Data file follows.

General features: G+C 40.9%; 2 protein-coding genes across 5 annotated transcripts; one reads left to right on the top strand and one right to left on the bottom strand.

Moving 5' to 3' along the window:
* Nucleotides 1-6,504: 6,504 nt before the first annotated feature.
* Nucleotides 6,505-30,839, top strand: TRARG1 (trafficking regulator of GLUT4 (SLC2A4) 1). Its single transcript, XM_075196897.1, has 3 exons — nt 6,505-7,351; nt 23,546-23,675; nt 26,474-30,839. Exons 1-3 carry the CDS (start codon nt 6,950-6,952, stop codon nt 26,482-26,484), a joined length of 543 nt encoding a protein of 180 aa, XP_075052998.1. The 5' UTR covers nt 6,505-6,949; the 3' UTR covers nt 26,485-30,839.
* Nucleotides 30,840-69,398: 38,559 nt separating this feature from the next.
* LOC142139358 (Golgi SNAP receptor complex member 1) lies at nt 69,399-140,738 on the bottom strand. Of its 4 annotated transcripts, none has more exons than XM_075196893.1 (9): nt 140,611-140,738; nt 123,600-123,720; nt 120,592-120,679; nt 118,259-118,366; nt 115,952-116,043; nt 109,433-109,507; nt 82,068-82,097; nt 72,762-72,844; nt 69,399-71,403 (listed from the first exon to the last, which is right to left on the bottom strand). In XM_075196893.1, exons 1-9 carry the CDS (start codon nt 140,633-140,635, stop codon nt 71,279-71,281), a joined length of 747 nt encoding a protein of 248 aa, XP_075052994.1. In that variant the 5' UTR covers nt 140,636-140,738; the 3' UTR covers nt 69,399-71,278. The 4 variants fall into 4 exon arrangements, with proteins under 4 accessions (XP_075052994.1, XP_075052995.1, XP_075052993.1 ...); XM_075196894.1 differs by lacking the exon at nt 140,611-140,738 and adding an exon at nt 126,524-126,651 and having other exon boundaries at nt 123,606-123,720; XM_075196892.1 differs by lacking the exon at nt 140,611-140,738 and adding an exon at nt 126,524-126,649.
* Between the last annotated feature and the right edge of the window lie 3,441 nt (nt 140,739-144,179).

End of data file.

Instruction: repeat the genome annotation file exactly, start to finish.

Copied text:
General features: G+C 40.9%; 2 protein-coding genes across 5 annotated transcripts; one reads left to right on the top strand and one right to left on the bottom strand.

Moving 5' to 3' along the window:
* Nucleotides 1-6,504: 6,504 nt before the first annotated feature.
* Nucleotides 6,505-30,839, top strand: TRARG1 (trafficking regulator of GLUT4 (SLC2A4) 1). Its single transcript, XM_075196897.1, has 3 exons — nt 6,505-7,351; nt 23,546-23,675; nt 26,474-30,839. Exons 1-3 carry the CDS (start codon nt 6,950-6,952, stop codon nt 26,482-26,484), a joined length of 543 nt encoding a protein of 180 aa, XP_075052998.1. The 5' UTR covers nt 6,505-6,949; the 3' UTR covers nt 26,485-30,839.
* Nucleotides 30,840-69,398: 38,559 nt separating this feature from the next.
* LOC142139358 (Golgi SNAP receptor complex member 1) lies at nt 69,399-140,738 on the bottom strand. Of its 4 annotated transcripts, none has more exons than XM_075196893.1 (9): nt 140,611-140,738; nt 123,600-123,720; nt 120,592-120,679; nt 118,259-118,366; nt 115,952-116,043; nt 109,433-109,507; nt 82,068-82,097; nt 72,762-72,844; nt 69,399-71,403 (listed from the first exon to the last, which is right to left on the bottom strand). In XM_075196893.1, exons 1-9 carry the CDS (start codon nt 140,633-140,635, stop codon nt 71,279-71,281), a joined length of 747 nt encoding a protein of 248 aa, XP_075052994.1. In that variant the 5' UTR covers nt 140,636-140,738; the 3' UTR covers nt 69,399-71,278. The 4 variants fall into 4 exon arrangements, with proteins under 4 accessions (XP_075052994.1, XP_075052995.1, XP_075052993.1 ...); XM_075196894.1 differs by lacking the exon at nt 140,611-140,738 and adding an exon at nt 126,524-126,651 and having other exon boundaries at nt 123,606-123,720; XM_075196892.1 differs by lacking the exon at nt 140,611-140,738 and adding an exon at nt 126,524-126,649.
* Between the last annotated feature and the right edge of the window lie 3,441 nt (nt 140,739-144,179).